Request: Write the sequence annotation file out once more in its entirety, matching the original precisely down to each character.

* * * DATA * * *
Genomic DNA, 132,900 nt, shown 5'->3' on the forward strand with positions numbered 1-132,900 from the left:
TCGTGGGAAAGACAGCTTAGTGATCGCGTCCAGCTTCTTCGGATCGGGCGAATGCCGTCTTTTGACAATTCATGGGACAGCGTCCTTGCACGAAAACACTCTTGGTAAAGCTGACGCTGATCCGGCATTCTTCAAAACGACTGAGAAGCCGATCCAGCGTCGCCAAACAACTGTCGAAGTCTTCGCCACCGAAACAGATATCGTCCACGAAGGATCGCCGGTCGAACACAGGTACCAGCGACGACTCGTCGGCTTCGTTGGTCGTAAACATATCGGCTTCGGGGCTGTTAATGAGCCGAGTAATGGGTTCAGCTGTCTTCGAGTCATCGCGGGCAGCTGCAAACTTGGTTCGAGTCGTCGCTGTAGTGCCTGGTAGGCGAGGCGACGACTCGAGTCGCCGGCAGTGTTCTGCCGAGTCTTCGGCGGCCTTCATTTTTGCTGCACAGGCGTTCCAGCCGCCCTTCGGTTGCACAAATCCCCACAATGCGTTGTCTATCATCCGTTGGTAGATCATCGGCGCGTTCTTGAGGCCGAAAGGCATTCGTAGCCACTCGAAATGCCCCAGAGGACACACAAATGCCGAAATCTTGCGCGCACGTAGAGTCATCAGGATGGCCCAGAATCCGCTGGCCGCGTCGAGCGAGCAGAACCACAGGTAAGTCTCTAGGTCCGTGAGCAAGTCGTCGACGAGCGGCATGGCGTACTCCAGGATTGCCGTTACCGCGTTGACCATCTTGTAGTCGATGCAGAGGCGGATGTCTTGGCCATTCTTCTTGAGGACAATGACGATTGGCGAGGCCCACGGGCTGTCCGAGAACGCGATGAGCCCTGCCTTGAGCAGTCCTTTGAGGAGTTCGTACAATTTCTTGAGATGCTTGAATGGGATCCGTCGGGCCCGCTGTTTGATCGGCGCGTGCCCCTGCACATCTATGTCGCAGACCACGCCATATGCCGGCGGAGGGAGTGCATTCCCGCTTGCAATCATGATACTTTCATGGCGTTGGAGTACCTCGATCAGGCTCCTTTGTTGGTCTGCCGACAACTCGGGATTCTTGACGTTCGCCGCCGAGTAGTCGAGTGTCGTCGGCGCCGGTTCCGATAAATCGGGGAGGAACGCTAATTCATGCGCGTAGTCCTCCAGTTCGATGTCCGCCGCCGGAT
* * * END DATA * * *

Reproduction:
Genomic DNA, 132,900 nt, shown 5'->3' on the forward strand with positions numbered 1-132,900 from the left:
TCGTGGGAAAGACAGCTTAGTGATCGCGTCCAGCTTCTTCGGATCGGGCGAATGCCGTCTTTTGACAATTCATGGGACAGCGTCCTTGCACGAAAACACTCTTGGTAAAGCTGACGCTGATCCGGCATTCTTCAAAACGACTGAGAAGCCGATCCAGCGTCGCCAAACAACTGTCGAAGTCTTCGCCACCGAAACAGATATCGTCCACGAAGGATCGCCGGTCGAACACAGGTACCAGCGACGACTCGTCGGCTTCGTTGGTCGTAAACATATCGGCTTCGGGGCTGTTAATGAGCCGAGTAATGGGTTCAGCTGTCTTCGAGTCATCGCGGGCAGCTGCAAACTTGGTTCGAGTCGTCGCTGTAGTGCCTGGTAGGCGAGGCGACGACTCGAGTCGCCGGCAGTGTTCTGCCGAGTCTTCGGCGGCCTTCATTTTTGCTGCACAGGCGTTCCAGCCGCCCTTCGGTTGCACAAATCCCCACAATGCGTTGTCTATCATCCGTTGGTAGATCATCGGCGCGTTCTTGAGGCCGAAAGGCATTCGTAGCCACTCGAAATGCCCCAGAGGACACACAAATGCCGAAATCTTGCGCGCACGTAGAGTCATCAGGATGGCCCAGAATCCGCTGGCCGCGTCGAGCGAGCAGAACCACAGGTAAGTCTCTAGGTCCGTGAGCAAGTCGTCGACGAGCGGCATGGCGTACTCCAGGATTGCCGTTACCGCGTTGACCATCTTGTAGTCGATGCAGAGGCGGATGTCTTGGCCATTCTTCTTGAGGACAATGACGATTGGCGAGGCCCACGGGCTGTCCGAGAACGCGATGAGCCCTGCCTTGAGCAGTCCTTTGAGGAGTTCGTACAATTTCTTGAGATGCTTGAATGGGATCCGTCGGGCCCGCTGTTTGATCGGCGCGTGCCCCTGCACATCTATGTCGCAGACCACGCCATATGCCGGCGGAGGGAGTGCATTCCCGCTTGCAATCATGATACTTTCATGGCGTTGGAGTACCTCGATCAGGCTCCTTTGTTGGTCTGCCGACAACTCGGGATTCTTGACGTTCGCCGCCGAGTAGTCGAGTGTCGTCGGCGCCGGTTCCGATAAATCGGGGAGGAACGCTAATTCATGCGCGTAGTCCTCCAGTTCGATGTCCGCCGCCGGAT